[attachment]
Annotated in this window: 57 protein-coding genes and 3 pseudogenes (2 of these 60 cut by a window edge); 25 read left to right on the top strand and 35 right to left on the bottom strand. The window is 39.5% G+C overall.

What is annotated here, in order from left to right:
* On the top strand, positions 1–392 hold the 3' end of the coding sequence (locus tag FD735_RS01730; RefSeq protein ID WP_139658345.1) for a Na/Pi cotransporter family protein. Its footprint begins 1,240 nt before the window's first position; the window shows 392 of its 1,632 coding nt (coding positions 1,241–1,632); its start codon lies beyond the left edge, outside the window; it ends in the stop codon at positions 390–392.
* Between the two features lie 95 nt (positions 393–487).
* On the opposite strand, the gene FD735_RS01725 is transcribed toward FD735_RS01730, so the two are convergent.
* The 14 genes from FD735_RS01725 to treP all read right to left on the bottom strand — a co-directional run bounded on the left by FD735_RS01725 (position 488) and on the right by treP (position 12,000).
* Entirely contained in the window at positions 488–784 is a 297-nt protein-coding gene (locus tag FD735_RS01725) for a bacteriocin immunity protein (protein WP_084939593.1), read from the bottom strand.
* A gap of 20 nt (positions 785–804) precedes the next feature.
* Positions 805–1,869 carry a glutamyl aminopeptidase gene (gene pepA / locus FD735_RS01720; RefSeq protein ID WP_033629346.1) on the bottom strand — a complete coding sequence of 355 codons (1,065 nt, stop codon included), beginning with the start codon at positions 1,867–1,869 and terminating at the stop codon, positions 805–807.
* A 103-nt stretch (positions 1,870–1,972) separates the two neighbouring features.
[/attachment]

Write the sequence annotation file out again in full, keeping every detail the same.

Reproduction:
Annotated in this window: 57 protein-coding genes and 3 pseudogenes (2 of these 60 cut by a window edge); 25 read left to right on the top strand and 35 right to left on the bottom strand. The window is 39.5% G+C overall.

What is annotated here, in order from left to right:
* On the top strand, positions 1–392 hold the 3' end of the coding sequence (locus tag FD735_RS01730; RefSeq protein ID WP_139658345.1) for a Na/Pi cotransporter family protein. Its footprint begins 1,240 nt before the window's first position; the window shows 392 of its 1,632 coding nt (coding positions 1,241–1,632); its start codon lies beyond the left edge, outside the window; it ends in the stop codon at positions 390–392.
* Between the two features lie 95 nt (positions 393–487).
* On the opposite strand, the gene FD735_RS01725 is transcribed toward FD735_RS01730, so the two are convergent.
* The 14 genes from FD735_RS01725 to treP all read right to left on the bottom strand — a co-directional run bounded on the left by FD735_RS01725 (position 488) and on the right by treP (position 12,000).
* Entirely contained in the window at positions 488–784 is a 297-nt protein-coding gene (locus tag FD735_RS01725) for a bacteriocin immunity protein (protein WP_084939593.1), read from the bottom strand.
* A gap of 20 nt (positions 785–804) precedes the next feature.
* Positions 805–1,869 carry a glutamyl aminopeptidase gene (gene pepA / locus FD735_RS01720; RefSeq protein ID WP_033629346.1) on the bottom strand — a complete coding sequence of 355 codons (1,065 nt, stop codon included), beginning with the start codon at positions 1,867–1,869 and terminating at the stop codon, positions 805–807.
* A 103-nt stretch (positions 1,870–1,972) separates the two neighbouring features.